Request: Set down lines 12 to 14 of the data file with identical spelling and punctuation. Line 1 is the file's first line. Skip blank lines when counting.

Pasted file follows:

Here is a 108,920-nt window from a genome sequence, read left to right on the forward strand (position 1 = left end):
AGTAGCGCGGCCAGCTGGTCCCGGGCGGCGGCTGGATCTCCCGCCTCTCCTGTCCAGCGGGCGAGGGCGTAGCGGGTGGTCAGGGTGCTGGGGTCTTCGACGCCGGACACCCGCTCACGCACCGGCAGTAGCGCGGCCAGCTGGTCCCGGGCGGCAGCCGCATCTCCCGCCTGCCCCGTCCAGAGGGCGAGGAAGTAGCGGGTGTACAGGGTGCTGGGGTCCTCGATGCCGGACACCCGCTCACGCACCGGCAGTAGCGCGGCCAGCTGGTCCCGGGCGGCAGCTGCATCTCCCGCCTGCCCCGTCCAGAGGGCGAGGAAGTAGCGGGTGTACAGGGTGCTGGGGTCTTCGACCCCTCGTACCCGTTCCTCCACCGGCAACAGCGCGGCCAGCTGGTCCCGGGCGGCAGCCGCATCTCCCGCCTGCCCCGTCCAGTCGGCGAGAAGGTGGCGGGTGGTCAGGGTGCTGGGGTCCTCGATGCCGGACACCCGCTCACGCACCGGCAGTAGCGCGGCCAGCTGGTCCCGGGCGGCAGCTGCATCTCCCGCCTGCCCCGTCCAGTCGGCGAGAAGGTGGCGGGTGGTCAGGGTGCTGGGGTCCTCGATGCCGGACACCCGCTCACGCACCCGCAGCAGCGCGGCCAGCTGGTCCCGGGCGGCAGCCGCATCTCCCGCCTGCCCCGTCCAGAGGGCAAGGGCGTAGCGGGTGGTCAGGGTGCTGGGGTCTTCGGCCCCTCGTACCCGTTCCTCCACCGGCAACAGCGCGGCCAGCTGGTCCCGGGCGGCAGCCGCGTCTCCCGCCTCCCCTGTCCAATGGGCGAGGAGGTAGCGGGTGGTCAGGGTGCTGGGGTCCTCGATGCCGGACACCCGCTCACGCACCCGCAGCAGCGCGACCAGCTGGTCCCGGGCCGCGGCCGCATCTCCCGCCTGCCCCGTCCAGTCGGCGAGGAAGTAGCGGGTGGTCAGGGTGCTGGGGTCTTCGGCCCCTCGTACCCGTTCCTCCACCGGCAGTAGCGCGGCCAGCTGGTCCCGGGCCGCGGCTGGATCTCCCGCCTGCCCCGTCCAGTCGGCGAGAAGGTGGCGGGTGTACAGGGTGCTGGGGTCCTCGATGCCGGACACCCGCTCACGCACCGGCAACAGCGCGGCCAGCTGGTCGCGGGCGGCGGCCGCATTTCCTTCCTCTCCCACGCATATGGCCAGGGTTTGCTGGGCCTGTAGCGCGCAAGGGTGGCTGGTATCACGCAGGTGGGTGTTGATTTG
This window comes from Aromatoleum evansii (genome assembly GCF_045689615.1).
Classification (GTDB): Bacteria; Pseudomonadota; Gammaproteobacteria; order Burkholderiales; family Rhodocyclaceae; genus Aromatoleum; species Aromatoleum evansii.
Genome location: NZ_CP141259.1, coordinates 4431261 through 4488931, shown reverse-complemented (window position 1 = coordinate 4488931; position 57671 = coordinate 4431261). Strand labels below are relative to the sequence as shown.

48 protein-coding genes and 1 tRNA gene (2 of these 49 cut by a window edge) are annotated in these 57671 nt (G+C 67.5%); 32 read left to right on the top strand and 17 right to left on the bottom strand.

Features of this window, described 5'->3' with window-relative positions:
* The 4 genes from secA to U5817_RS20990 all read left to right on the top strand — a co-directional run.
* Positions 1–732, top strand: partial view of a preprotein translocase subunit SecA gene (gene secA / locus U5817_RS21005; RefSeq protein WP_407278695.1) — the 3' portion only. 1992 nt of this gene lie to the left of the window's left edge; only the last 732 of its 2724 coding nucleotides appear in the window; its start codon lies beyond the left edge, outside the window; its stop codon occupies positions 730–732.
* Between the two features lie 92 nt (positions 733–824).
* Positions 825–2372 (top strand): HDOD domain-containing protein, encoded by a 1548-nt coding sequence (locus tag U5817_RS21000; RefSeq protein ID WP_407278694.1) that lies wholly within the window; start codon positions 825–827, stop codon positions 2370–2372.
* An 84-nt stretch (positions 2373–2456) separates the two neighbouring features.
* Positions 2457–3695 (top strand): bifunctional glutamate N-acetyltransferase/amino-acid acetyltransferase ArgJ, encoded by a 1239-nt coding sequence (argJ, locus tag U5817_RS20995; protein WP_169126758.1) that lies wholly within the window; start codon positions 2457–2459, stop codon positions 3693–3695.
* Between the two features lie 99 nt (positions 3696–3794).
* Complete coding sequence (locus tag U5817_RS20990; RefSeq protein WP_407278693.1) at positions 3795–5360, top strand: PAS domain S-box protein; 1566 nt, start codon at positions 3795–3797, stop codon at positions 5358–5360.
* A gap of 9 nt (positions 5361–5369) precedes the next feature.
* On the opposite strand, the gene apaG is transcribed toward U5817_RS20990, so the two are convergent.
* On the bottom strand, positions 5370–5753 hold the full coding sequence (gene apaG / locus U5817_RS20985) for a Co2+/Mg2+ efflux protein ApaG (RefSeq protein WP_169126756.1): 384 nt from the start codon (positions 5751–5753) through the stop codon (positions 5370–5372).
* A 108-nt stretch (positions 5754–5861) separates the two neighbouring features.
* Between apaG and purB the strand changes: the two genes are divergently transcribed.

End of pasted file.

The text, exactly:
* An 84-nt stretch (positions 2373–2456) separates the two neighbouring features.
* Positions 2457–3695 (top strand): bifunctional glutamate N-acetyltransferase/amino-acid acetyltransferase ArgJ, encoded by a 1239-nt coding sequence (argJ, locus tag U5817_RS20995; protein WP_169126758.1) that lies wholly within the window; start codon positions 2457–2459, stop codon positions 3693–3695.
* Between the two features lie 99 nt (positions 3696–3794).